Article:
Case Presentation

Late Metastatic Pontine Melanoma Presenting as Ataxia

Jeremy Hornibrook1*, Scott Wells2, Nicholas Finnis3 and David Gibbs4
1Department of Otolaryngology-Head and Neck Surgery, Christchurch Hospital, New Zealand
2Department of Radiology, Christchurch Hospital, New Zealand
3Department of Neurosurgery, Christchurch Hospital, New Zealand
4Department of Oncology, Christchurch Hospital, New Zealand

*Corresponding author: Jeremy Hornibrook, Department of Otolaryngology-Head and Neck Surgery, Christchurch Hospital, 2 Riccarton Avenue, Christchurch 8410 8410 New Zealand

Published: 01 Nov, 2016
Cite this article as: Hornibrook J, Wells S, Finnis N, Gibbs D. Late Metastatic Pontine Melanoma Presenting as Ataxia. Ann Clin Case Rep. 2016; 1: 1171.


Ataxia was the only presenting symptom of a large pontine melanoma secondary in a 63 year-old male after five years of follow-up. Although the brain is a common site for melanoma metastasis, brainstem involvement is uncommon and its presentation with ataxia and no cranial nerve palsies is unusual.

Case Presentation

A 63 year-old man presented with a 2 month history of insecure gait. There were no localising symptoms in regard to hearing, no headache, and he had not had vertigo. On examination he was fully alert and orientated. Audiometry showed a symmetrical noise-induced hearing loss. Eye examination with Frenzel glasses revealed no spontaneous nystagmus. Vestibulo-ocular(VOR) reflexes ,VOR suppression and a provocative positional tests were normal. Facial nerve function, facial sensation and tongue movements were normal. The Romberg test was normal. Tandem walking was performed with difficulty.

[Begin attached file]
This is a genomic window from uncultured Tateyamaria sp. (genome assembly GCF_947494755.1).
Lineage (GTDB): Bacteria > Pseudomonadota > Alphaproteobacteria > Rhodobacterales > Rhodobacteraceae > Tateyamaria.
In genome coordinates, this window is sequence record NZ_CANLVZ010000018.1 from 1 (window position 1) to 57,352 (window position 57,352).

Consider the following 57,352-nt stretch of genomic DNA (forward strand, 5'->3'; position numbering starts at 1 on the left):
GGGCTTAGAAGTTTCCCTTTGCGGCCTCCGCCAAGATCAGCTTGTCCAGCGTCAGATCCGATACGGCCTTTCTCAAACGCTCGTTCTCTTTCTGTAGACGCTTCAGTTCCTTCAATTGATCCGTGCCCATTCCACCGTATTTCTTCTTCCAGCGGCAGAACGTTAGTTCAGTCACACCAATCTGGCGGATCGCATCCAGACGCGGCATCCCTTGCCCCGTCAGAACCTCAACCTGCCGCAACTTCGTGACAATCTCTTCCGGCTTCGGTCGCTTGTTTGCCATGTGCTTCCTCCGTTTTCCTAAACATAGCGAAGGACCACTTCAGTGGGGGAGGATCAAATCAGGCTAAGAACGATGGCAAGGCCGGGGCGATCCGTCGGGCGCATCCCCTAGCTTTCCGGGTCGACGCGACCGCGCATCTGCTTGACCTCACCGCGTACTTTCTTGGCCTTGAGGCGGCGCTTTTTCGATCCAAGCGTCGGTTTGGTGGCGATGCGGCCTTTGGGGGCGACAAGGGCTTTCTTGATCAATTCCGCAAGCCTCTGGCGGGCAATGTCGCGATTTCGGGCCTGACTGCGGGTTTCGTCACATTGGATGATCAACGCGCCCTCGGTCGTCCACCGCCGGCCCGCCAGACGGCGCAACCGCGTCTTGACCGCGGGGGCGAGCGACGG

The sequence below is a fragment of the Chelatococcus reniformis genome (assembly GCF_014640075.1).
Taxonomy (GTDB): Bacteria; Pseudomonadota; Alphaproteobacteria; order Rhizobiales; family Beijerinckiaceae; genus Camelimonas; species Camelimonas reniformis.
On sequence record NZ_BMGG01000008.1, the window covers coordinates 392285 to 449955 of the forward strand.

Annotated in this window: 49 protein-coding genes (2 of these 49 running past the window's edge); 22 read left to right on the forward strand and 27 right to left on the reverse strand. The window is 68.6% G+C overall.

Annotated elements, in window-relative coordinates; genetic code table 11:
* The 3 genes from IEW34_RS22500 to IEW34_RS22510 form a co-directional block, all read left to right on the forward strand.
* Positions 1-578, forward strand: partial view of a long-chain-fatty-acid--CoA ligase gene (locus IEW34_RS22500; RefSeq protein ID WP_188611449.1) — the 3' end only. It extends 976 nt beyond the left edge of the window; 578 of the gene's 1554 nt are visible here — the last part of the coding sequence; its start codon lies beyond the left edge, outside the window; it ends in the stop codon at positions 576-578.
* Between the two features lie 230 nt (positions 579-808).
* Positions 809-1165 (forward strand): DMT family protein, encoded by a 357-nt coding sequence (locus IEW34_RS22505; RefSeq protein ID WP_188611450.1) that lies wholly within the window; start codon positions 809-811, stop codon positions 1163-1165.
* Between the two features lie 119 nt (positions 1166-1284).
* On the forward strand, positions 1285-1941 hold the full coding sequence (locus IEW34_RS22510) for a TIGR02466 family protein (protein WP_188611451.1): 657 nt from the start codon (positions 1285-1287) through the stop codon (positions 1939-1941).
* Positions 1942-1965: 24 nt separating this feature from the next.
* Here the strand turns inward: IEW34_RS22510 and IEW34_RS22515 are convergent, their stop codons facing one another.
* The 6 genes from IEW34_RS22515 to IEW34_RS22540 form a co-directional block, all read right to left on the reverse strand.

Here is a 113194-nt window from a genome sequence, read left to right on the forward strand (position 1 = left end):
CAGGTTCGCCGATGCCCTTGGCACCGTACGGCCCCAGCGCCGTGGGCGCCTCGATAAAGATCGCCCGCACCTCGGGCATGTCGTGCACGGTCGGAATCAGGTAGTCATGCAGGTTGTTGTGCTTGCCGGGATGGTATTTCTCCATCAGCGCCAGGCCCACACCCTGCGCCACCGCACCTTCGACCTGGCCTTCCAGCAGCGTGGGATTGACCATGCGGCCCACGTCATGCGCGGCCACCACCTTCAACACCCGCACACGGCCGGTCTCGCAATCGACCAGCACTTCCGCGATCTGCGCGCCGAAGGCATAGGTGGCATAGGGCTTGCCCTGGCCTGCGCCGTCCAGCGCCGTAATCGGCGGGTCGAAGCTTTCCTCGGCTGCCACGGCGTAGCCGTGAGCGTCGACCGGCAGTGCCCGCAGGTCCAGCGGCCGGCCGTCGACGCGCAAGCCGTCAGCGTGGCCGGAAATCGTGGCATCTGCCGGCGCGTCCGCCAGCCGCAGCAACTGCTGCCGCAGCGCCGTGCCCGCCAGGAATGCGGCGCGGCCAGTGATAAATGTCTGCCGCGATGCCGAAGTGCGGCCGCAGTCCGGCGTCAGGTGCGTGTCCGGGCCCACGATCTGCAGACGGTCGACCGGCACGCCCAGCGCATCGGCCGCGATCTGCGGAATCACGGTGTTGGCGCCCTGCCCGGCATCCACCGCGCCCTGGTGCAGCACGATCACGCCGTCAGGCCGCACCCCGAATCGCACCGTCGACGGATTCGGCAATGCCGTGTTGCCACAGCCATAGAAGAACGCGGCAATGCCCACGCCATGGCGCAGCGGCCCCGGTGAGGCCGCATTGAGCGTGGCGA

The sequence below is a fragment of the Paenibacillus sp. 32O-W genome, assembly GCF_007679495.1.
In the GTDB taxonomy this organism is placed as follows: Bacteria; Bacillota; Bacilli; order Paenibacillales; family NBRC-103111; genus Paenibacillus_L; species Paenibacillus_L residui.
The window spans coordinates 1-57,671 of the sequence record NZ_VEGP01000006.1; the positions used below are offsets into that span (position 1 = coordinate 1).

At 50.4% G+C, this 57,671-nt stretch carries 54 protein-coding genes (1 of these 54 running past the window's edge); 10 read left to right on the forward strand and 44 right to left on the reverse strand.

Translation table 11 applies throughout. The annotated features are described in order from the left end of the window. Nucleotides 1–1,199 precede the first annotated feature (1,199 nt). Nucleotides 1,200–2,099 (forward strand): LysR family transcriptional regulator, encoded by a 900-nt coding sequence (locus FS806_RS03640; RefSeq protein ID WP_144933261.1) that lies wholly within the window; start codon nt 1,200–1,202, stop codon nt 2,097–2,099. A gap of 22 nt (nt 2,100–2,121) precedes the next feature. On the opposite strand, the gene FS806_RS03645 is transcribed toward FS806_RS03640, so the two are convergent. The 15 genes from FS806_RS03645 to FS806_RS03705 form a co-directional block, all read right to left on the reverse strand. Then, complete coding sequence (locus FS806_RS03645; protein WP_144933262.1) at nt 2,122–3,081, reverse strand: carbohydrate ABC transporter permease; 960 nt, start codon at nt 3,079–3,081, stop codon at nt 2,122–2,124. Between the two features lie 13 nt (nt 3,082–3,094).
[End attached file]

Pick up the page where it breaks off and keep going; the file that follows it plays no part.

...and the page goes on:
MRI scanning (Figure 1 and 2) revealed an enhancing mass (20 x 19 x 16 mm) to the right of the midline in the superior pons with surrounding oedema extending into the right cerebral peduncle, right middle cerebellar peduncle and dorsal pons, with distortion of the fourth ventricle.
Previous history and clinical course
Five years previously histology on a small forearm skin nodule (removed as an ellipse) showed a malignant melanoma in the mid reticular dermis extending to the sub dermis and one transverse margin. One year prior a skin lesion was treated by cryotherapy. Staging CT scanning showed no metastases. Wide local excision with grafting and sentinel node removal was carried out. At annual oncology follow-ups for 5 years no recurrence could be detected. Further scanning showed small cerebral, lung and liver metastases. Due to increasing ataxia and slurred speech he was admitted for high dose dexamethasone and whole brain radiotherapy, but died 8 weeks after initial presentation.


Brain metastases are the most common cerebral tumours. The most common primary tumour sources are lung and breast [1-3]. Five to ten percent are from cutaneous melanoma [4]. The distribution of metastases closely follows the volume of the affected in the order cerebrum, cerebellum and brainstem [2] (approximately 10% [3]). In a large series of brain stem metastases [3] 9% were from melanoma. The most common symptoms were hemiparesis and cranial nerve palsies, with ataxia being uncommon. Ataxia is more likely to be a presentation of cerebellar metastases, but in this patient resulted from involvement of cerebellar connections.

Figure 1

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Figure 1
Sagital T1 weighted post gadolinium image showing a well defined enhancing pontine mass.

Figure 2

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Figure 2
Axial image showing the pontine mass to the right of the midline.


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  4. Ginaldi S, Wallace S, Shalen P, Luna M, Handel S. Cranial computed tomography of malignant melanoma. AJR Am J Roentgenol. 1981; 136: 145-149.